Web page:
A segment is the portion of the molecular building block that supports functional groups and comprises all atoms that are not associated with functional groups. Further, the composition of a molecular building block segment remains unchanged after SOF formation. In embodiments, the SOF may contain a first segment having a structure the same as or different from a second segment. In other embodiments, the structures of the first and/or second segments may be the same as or different from a third segment, forth segment, fifth segment, etc. A segment is also the portion of the molecular building block that can provide an inclined property. Inclined properties are described later in the embodiments.

In specific embodiments, the segment of the SOF comprises at least one atom of an element that is not carbon, such at least one atom selected from the group consisting of hydrogen, oxygen, nitrogen, silicon, phosphorous, selenium, fluorine, boron, and sulfur.

Linker

A linker is a chemical moiety that emerges in a SOF upon chemical reaction between functional groups present on the molecular building blocks and/or capping unit.

A linker may comprise a covalent bond, a single atom, or a group of covalently bonded atoms. The former is defined as a covalent bond linker and may be, for example, a single covalent bond or a double covalent bond and emerges when functional groups on all partnered building blocks are lost entirely. The latter linker type is defined as a chemical moiety linker and may comprise one or more atoms bonded together by single covalent bonds, double covalent bonds, or combinations of the two. Atoms contained in linking groups originate from atoms present in functional groups on molecular building blocks prior to the SOF forming process. Chemical moiety linkers may be well-known chemical groups such as, for example, esters, ketones, amides, imines, ethers, urethanes, carbonates, and the like, or derivatives thereof.

For example, when two hydroxyl (—OH) functional groups are used to connect segments in a SOF via an oxygen atom, the linker would be the oxygen atom, which may also be described as an ether linker. In embodiments, the SOF may contain a first linker having a structure the same as or different from a second linker. In other embodiments, the structures of the first and/or second linkers may be the same as or different from a third linker, etc.

Metrical Parameters of SOFs

SOFs have any suitable aspect ratio. In embodiments, SOFs have aspect ratios for instance greater than about 30:1 or greater than about 50:1, or greater than about 70:1, or greater than about 100:1, such as about 1000:1. The aspect ratio of a SOF is defined as the ratio of its average width or diameter (that is, the dimension next largest to its thickness) to its average thickness (that is, its shortest dimension). The term ‘aspect ratio,’ as used here, is not bound by theory. The longest dimension of a SOF is its length and it is not considered in the calculation of SOF aspect ratio.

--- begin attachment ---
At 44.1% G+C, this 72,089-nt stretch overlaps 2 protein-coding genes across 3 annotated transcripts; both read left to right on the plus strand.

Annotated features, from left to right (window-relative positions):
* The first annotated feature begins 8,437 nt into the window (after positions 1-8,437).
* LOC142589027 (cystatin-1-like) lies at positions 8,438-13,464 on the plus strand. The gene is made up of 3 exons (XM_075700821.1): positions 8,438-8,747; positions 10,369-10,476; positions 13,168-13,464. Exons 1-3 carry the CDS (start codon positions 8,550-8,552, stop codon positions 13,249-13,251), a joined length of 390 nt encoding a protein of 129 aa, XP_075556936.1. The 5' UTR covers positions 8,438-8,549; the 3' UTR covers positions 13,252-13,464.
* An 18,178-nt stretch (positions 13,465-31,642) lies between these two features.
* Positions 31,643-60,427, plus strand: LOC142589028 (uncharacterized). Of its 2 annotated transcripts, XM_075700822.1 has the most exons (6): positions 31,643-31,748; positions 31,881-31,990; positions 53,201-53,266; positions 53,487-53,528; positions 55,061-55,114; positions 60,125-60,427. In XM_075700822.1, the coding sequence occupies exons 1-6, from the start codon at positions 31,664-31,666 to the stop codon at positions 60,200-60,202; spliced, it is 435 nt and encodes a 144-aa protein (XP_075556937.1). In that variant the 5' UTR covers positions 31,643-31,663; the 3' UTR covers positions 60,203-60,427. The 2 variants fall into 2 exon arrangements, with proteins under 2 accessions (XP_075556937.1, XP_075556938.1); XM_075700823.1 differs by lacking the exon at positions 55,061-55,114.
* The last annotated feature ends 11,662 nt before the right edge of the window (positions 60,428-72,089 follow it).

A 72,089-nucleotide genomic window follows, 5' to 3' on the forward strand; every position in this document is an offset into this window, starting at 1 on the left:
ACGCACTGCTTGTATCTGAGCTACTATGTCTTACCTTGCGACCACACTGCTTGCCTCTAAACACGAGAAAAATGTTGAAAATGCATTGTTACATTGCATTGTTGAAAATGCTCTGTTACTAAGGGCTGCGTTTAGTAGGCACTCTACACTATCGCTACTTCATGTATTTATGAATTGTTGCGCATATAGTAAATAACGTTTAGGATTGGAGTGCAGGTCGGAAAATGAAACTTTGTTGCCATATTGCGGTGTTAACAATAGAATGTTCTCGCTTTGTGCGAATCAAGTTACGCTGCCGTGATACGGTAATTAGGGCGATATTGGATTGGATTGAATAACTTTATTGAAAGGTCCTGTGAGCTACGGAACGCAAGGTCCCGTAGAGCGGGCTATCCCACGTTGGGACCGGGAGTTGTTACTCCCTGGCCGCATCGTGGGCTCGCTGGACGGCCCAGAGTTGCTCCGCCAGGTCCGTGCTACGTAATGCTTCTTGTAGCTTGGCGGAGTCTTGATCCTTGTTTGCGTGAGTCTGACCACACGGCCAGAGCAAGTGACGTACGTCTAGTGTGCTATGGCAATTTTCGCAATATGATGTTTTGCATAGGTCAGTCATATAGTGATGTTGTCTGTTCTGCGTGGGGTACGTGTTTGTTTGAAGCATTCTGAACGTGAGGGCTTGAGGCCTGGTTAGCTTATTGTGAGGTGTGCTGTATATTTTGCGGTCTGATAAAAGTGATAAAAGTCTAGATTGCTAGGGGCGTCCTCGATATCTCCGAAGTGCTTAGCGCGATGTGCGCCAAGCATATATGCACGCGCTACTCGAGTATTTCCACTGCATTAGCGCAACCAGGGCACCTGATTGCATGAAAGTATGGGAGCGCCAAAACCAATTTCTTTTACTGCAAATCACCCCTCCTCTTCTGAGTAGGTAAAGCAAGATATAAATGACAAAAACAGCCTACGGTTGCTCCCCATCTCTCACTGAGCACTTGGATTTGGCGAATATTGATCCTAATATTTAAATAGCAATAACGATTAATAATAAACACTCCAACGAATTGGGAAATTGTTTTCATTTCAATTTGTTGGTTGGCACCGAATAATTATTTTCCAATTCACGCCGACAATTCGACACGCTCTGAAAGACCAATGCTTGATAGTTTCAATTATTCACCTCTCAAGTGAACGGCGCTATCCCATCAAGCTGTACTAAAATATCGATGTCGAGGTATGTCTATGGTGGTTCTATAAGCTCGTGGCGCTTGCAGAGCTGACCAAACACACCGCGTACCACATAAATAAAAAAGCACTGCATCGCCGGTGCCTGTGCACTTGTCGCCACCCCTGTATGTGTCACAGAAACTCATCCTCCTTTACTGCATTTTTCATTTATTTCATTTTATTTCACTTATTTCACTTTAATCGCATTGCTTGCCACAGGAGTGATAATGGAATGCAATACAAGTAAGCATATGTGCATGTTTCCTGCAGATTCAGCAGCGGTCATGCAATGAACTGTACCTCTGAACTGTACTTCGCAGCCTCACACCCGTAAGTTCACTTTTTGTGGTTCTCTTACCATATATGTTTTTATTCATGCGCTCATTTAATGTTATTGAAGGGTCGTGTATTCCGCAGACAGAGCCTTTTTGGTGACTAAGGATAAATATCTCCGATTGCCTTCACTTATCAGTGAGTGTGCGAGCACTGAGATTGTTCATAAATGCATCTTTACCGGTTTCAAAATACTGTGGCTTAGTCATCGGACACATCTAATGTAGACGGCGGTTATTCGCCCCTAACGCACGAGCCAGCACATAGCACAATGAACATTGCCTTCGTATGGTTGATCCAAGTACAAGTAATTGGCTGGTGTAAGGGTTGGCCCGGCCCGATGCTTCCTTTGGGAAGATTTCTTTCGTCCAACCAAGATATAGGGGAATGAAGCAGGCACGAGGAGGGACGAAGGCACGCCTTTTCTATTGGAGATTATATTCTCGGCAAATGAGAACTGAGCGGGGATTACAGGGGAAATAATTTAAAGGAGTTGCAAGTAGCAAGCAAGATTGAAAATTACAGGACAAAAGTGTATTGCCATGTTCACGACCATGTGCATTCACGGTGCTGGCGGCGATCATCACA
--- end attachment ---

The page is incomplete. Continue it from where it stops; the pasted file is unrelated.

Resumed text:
Multilayer SOFs

A SOF may comprise a single layer or a plurality of layers (that is, two, three or more layers). SOFs that are comprised of a plurality of layers may be physically joined (e.g., dipole and hydrogen bond) or chemically joined. Physically attached layers are characterized by weaker interlayer interactions or adhesion; therefore physically attached layers may be susceptible to delamination from each other. Chemically attached layers are expected to have chemical bonds (e.g., covalent or ionic bonds) or have numerous physical or intermolecular (supramolecular) entanglements that strongly link adjacent layers.

Therefore, delamination of chemically attached layers is much more difficult. Chemical attachments between layers may be detected using spectroscopic methods such as focusing infrared or Raman spectroscopy, or with other methods having spatial resolution that can detect chemical species precisely at interfaces. In cases where chemical attachments between layers are different chemical species than those within the layers themselves it is possible to detect these attachments with sensitive bulk analyses such as solid-state nuclear magnetic resonance spectroscopy or by using other bulk analytical methods.